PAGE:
Study finds early treatment may delay onset of AIDS

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New findings suggest that HIV-infected patients may delay the onset of AIDS by starting drug therapy earlier while their immune systems are stronger. Researchers including Lauren Cain, a research fellow at HSPH, recommend that patients start treatment earlier than current U.S. guidelines in order to fully benefit.

The optimal time to initiate combined antiretroviral therapy (cART) is still being debated in the medical community. In the United States, the Department of Health and Human Services issued revised guidelines in 2009 recommending that patients start treatment when their CD4 cell count dropped below 500 cells/mm3, rather than the previous threshold of 350 cells/mm3, but disagreements remain. In Europe, most guidelines still suggest initiation when CD4 cell count first drops below 350 cells/mm3.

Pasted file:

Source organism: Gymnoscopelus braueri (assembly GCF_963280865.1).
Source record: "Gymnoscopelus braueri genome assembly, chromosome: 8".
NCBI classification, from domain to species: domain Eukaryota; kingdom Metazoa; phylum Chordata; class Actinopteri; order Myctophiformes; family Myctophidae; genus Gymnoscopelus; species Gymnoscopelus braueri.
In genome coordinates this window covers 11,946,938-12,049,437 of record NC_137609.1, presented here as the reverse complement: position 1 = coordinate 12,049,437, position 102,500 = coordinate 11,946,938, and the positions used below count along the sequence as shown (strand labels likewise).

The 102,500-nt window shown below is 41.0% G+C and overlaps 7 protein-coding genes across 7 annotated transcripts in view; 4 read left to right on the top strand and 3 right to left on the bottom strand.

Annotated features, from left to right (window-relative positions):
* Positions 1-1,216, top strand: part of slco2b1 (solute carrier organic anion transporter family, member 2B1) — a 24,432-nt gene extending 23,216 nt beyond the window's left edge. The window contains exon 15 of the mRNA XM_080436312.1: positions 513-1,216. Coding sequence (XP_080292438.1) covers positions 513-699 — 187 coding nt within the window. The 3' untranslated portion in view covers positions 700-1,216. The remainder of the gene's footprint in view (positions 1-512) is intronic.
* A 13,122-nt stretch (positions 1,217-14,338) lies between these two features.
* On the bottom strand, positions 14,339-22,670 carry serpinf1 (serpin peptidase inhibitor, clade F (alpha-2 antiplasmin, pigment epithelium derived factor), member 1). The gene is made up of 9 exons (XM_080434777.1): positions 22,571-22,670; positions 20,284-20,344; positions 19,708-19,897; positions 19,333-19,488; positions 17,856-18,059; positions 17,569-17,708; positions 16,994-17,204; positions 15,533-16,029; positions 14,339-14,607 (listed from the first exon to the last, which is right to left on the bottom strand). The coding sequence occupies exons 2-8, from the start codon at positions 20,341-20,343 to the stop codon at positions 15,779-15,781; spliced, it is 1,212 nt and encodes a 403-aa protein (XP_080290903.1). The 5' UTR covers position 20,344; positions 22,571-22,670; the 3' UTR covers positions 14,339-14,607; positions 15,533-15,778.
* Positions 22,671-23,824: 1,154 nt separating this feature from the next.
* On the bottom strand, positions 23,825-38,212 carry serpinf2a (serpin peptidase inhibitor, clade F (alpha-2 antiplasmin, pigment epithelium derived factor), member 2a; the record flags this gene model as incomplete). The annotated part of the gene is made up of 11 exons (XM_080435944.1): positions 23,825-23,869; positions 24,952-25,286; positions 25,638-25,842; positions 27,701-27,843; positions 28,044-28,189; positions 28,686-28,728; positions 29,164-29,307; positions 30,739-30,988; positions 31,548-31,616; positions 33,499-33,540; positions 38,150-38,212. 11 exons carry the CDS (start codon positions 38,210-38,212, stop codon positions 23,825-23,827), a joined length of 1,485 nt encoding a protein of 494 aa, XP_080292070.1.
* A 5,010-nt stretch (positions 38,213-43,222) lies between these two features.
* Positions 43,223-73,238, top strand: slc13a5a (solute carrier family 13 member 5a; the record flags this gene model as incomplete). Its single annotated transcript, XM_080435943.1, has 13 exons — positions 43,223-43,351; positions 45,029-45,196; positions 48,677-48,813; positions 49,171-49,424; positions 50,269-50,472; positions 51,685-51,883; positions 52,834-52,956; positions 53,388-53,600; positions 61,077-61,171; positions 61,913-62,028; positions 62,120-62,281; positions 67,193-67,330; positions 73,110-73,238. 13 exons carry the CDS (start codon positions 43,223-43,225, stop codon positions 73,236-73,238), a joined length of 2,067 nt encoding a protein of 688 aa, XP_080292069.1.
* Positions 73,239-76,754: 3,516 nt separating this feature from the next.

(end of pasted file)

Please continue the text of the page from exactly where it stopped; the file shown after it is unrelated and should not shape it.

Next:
The benefits of early treatment include preserving immune function, reducing chronic inflammation, preventing HIV transmission, and prolonging survival, Cain said. However, early initiation may also result in adverse side effects and the development of drug resistance.

Cain and her colleagues found that initiating drug therapy when the CD4 cell count first drops below 500 cells/mm3 is beneficial in delaying the onset of AIDS. However, these patients were as likely to die within five years as those initiating cART when their CD4 cell count was at 350 cells/mm3.

“Our findings stress the need for early initiation when CD4 cell counts are still above 500 cells/mm3,” Cain said.

The study appeared in the April 19 edition of the Annals of Internal Medicine. Read abstract